What They Did
The team used functional magnetic resonance imaging (fMRI), which measures brain activity by detecting changes in blood flow, to study the brains of 98 participants. Some of the participants were awake, while others were mildly sedated or generally anesthetized, and some suffered from brain disorders of consciousness.
The team built a machine learning model to analyze when different parts of participants’ brains were in use at the same time. Many previous studies of these patterns used fMRI data averaged over several minutes, but the Michigan team took second-to-second images of brain activity.
“We know the brain is changing second to second with different networks engaged in collaboration,” said Anthony Hudetz, Professor of Anesthesiology and Director of the Center for Consciousness Science, and a senior author of the paper. “Temporal averaging can miss the actual dynamics of the brain and what underlies everything the brain does, from our thinking to our imagination.”
They observed eight primary brain networks—from higher-level processing to visual processing and the activity of the whole brain—in addition to the aforementioned DAT and DMN. Using the first 98 participants, the team created a model of the activity patterns of these networks, including which ones were activated simultaneously, for how long, and which network activated subsequently.
Once they had a reliable model, the team further evaluated their results in an additional group of 248 participants, all of whom were conscious but some of whom had psychiatric disorders that could alter the functioning of their brain networks.
The researchers saw that the brain quickly transitions from one network to another in regular patterns, and the conscious brain cycles through a structured pattern of states over time, including frequent transitions to the default mode and dorsal attention networks.
But in patients who were unconscious—whether they’d been sedated or they suffered from brain disorders—transitions to the DMN and DAT were much less frequent.
This is key: though the experiences of unresponsive patients would have differed depending on how they became unconscious—their brain networks would have been impacted and reorganized in different ways—they all shared the same isolation of the DMN and DAT networks.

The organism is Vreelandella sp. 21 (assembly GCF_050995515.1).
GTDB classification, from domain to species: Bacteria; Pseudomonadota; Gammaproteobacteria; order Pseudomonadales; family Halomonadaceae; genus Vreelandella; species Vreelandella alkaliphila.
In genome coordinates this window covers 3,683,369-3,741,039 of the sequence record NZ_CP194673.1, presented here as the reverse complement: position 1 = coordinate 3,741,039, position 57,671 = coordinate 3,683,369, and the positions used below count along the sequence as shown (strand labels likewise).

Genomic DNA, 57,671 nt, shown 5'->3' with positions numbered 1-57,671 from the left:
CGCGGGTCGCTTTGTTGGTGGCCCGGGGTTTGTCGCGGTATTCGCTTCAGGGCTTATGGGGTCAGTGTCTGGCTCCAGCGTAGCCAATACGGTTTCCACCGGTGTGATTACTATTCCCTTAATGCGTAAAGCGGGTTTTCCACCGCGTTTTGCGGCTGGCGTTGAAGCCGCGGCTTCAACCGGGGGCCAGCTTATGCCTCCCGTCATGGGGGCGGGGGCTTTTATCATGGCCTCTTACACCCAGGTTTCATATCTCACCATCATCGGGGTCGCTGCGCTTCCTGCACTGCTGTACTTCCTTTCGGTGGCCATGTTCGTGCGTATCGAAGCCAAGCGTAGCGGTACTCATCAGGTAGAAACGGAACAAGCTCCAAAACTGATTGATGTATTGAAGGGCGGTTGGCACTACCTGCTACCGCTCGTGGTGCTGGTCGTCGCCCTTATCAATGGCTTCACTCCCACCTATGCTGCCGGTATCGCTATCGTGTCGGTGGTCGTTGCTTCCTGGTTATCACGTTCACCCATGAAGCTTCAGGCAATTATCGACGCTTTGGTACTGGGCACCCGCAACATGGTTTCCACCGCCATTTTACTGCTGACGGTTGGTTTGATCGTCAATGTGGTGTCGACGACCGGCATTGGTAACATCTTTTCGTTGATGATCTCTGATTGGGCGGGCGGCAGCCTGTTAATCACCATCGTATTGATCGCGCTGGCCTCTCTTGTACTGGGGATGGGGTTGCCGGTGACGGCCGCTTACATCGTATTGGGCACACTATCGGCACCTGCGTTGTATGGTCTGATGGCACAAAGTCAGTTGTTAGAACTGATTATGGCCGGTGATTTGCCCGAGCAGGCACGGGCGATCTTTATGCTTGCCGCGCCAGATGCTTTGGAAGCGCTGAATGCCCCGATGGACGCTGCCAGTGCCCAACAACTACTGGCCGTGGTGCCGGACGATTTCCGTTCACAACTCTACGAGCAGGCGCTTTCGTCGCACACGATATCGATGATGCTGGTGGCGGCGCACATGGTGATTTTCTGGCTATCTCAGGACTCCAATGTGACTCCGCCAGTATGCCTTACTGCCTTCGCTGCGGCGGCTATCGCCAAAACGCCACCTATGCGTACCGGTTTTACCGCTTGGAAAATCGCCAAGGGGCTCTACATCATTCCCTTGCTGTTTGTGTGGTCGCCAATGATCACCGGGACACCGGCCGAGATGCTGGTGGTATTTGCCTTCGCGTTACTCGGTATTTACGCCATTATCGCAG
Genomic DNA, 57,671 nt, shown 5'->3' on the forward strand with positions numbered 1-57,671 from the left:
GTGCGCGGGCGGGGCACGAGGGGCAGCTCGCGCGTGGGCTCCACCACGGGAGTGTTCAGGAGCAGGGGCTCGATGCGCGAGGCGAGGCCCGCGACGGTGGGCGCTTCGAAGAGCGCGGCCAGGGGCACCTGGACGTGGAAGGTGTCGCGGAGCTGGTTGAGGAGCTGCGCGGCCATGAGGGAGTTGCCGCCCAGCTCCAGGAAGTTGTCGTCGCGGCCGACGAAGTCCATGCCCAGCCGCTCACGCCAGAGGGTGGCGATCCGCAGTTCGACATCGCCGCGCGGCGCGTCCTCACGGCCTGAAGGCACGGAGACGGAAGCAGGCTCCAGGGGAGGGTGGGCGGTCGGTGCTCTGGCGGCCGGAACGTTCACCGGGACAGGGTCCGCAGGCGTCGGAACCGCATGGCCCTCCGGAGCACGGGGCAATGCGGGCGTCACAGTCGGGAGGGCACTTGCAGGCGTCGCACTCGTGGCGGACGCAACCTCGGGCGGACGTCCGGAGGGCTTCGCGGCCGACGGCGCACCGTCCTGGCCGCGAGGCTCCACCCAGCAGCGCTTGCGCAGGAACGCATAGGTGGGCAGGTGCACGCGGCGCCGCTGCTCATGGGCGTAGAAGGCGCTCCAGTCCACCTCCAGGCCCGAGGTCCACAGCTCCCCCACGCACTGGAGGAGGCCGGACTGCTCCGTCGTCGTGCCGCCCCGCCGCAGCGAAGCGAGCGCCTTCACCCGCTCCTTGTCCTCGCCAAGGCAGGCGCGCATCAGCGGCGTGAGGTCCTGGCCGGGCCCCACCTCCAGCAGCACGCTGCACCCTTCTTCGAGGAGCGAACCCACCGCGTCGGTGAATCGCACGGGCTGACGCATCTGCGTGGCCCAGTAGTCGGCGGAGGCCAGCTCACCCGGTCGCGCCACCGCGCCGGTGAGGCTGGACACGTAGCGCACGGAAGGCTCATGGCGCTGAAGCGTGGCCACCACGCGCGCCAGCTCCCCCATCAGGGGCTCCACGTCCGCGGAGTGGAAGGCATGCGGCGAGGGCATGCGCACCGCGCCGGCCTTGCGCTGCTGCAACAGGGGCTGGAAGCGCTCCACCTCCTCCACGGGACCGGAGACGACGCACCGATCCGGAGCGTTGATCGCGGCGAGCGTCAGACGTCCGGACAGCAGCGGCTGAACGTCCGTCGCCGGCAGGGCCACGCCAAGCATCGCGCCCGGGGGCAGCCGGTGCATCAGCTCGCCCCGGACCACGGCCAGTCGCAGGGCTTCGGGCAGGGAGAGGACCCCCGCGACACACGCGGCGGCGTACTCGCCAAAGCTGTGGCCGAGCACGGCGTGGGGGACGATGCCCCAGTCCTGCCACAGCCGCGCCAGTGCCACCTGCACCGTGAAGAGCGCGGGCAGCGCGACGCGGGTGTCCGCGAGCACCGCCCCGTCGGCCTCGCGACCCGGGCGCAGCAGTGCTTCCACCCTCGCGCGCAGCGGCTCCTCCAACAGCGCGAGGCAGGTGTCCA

In people who are conscious, turning off the DMN (which is what happens when you take psychedelics) results in an inability to deeply self-reflect. Turning off the DAT, on the other hand, would result in an inability to be aware of and respond to one’s surroundings. It’s the switching between these two networks that allows us to be engaged, aware, self-reflective humans—conscious beings, you could say.
“We wanted to pinpoint which networks are related to consciousness,” said Huang. “By suppressing consciousness, we developed a better sense of which networks are important for consciousness by process of elimination.”
The Elusive Brain
We already knew that you’re in a conscious state whether you’re daydreaming and caught up in memories or out of your head and engaged with the world around you.
But now we have further proof that, one, you don’t use the brain networks required for self-reflection and external engagement at the same time, and two, you don’t use much of either when you’re unconscious.
Huang hopes to next identify how the brain regulates these moment-to-moment changes from one network to another. “These structured patterns of brain changes are important for consciousness,” he said.
Cracking the code—or, rather, the many codes—of the human brain will likely take decades, and that’s taking into account the decades scientists have already devoted to studying, probing, imaging, and analyzing the three-pound ball of neurons and fatty acids inside our heads.
But after all, the brain is the seat of consciousness, as well as that of every thought, memory, emotion, and sensation we have; we couldn’t have expected its inner workings to be straightforward.
Image Credit: Greyson Joralemon on Unsplash